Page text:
NEXT Saturday and Sunday, September 3rd and 4th, pony racing returns to Rossbeigh Beach, in Glenbeigh, Co Kerry, after a two-year absence. As life president of the race committee and main sponsor for over a quarter of a century, I am delighted to be able to welcome visitors to our village.
Aside from being one of the more recognisable meetings on the circuit, Glenbeigh is also amongst the most picturesque.
Although my family emigrated to London when I was just nine, I have fond childhood memories of Glenbeigh Races. In those days, the horses would arrive a day or two before the meeting, so were in need of exercise before the event.
Local kids would be falling over themselves, looking for the chance to ride those horses on the beach. None of us had any riding experience of course, we just jumped up and away we went! How no-one got seriously hurt I don’t know but life was different back then.
In the early 1950s, there was little work in Ireland, so my parents left Glenbeigh and relocated to Kilburn, the Irish capital of north London. My father, who was a hard-working man all his life, found employment as a labourer on building sites.
At 16, I contracted tuberculosis (TB), which resulted in hospitalisation for two years. Fortunately, a new experimental drug called streptomycin, arrived just in time to save my life.
Despite being given a clean bill of health, I found myself as an adult, having never sat an exam in my life, without any formal qualifications. Rather than seeing that as a burden, I focused instead on the more important facts of being fit and healthy.
By now my father had grafted his way up to becoming his own boss, so I went to work for him. Always a saver, I put away everything I could each week, hoping to one day set up my own business.
However, for one reason or another, things went wrong for my father, which meant I needed to plough that money in his direction. He ended up getting a job as a clerk of works at Islington Council, while I went in search of new employment.
I did a bit of DJing, while also working as a stage hand. For two years running, I worked on the Beatles Christmas show at Finsbury Park and Hammersmith respectively. In 1969, I went to Turin to work on the Michael Caine film, The Italian Job.
While there, I discovered something new that had yet to reach Britain - a crossover between a pub and disco. On my return, I approached the owners of The Thatch Bar in Boreham Wood with this radical idea and a partnership was born.
However, after a couple of years, I decided that DJ-ing just wasn’t the life for me, so I left and bought a taxi.
Having started with just one car on the road, I built it up to the point, where Addison Lee became the biggest taxi company in Europe. In 2013, when I sold the business for £350 million, we had a fleet of 5,000 cars in operation.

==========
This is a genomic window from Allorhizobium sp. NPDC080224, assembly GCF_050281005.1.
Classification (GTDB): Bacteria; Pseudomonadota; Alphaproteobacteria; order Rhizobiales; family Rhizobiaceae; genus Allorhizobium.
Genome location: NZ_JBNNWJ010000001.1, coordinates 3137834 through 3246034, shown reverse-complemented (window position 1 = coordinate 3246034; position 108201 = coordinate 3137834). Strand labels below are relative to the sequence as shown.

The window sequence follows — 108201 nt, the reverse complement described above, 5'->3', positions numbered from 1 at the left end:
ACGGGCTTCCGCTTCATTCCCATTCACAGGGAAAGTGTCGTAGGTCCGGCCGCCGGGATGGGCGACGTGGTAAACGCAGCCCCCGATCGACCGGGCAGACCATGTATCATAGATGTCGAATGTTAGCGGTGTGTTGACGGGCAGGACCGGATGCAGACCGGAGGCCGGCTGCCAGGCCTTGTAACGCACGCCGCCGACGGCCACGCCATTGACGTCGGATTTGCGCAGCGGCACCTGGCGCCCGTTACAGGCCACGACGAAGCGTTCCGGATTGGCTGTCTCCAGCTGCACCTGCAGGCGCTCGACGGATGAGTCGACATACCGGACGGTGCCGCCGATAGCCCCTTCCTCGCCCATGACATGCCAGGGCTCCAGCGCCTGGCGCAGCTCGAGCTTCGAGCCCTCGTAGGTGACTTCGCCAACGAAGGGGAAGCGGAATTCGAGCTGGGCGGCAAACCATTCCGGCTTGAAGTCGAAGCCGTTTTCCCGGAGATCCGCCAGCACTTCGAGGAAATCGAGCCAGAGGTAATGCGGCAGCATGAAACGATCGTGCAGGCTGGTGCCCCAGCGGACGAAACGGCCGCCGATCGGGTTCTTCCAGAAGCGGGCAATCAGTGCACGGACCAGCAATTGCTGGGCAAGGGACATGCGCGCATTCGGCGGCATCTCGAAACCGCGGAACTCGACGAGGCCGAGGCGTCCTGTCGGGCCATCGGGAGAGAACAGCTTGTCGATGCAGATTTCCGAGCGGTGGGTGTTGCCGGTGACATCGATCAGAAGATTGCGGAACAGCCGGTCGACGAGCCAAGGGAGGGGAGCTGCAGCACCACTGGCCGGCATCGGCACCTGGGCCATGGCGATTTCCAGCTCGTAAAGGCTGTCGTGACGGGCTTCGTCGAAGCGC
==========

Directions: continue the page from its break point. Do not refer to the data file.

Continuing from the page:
In the late ‘90s, a committee was formed with the intention of reviving the Glenbeigh Races. The fixture had been abandoned for a number of years due to insurance issues - some things never change!
Having been asked to come on board, I sought a meeting with the head of Tourism Ireland, as I felt they could offer support.
Here we were, with one of the best products in the world, on one of the finest beaches in Ireland, yet no-one was prepared to promote it and put it in the shop window. To say the response was less than satisfactory would be an understatement.
Since the races were revived, every year, I have personally had to pay the various media outlets to advertise and report on the day.
In a new departure, this year, we have decided not to buy any advertising - why should we do the job for Tourism Ireland?
In 2014, a French film crew came over to do a feature on the races. They couldn’t believe how little coverage pony racing received in the mainstream media given what a fantastic day out it was and how well it advertised Ireland as a tourism destination.
When it was released in France a few months after, it attracted a viewership in excess of five million people. I feel that the entire circuit, not just Glenbeigh, should be put in the shop window for the world to see.
The powers that be are definitely missing a real opportunity in that regard.
That same year (2014), Irish TV, a company I was involved with, operated a drone overhead, as the action unfolded on Rossbeigh Beach. It was the first time that a drone had ever been used to follow a live horse race in Ireland. The clips were later used in an award-winning short film featuring Dylan Browne McMonagle, titled Five Stone Of Lead.
Young Dylan has since gone on to become champion apprentice in Ireland and looks to have an exciting career ahead of him.
Aside from wishing to maintain the tradition of pony racing in my little corner of the world, my main reason for taking such an active interest, is the satisfaction I get from seeing those kids who start off on the circuit, go on to bigger things.
Brian Crowley, Paul Townend, Danny Mullins, Chris Hayes, Bryan Cooper, Rossa Ryan, Jack Kennedy, Aidan Coleman, Dylan Browne McMonagle, the list goes on. Ross Coakley, whom we consider an honorary Glenbeigh man, is another who honed his skills on the beach at Rossbeigh. He has done incredibly well since making the move to Britain just over a year ago.
With restrictions eased, I am looking forward to returning home next weekend. As a local man, who was fortunate to do well in life, I feel very strongly about giving something back to my community.
Having turned 80 on August 1st, I appreciate the opportunity to renew acquaintances with friends and neighbours - something that lockdown prevented in previous years. Hopefully the weather will favour us on September 3rd and 4th and the crowds flock to Glenbeigh for the festival.
John Griffin was in conversation with John O’Riordan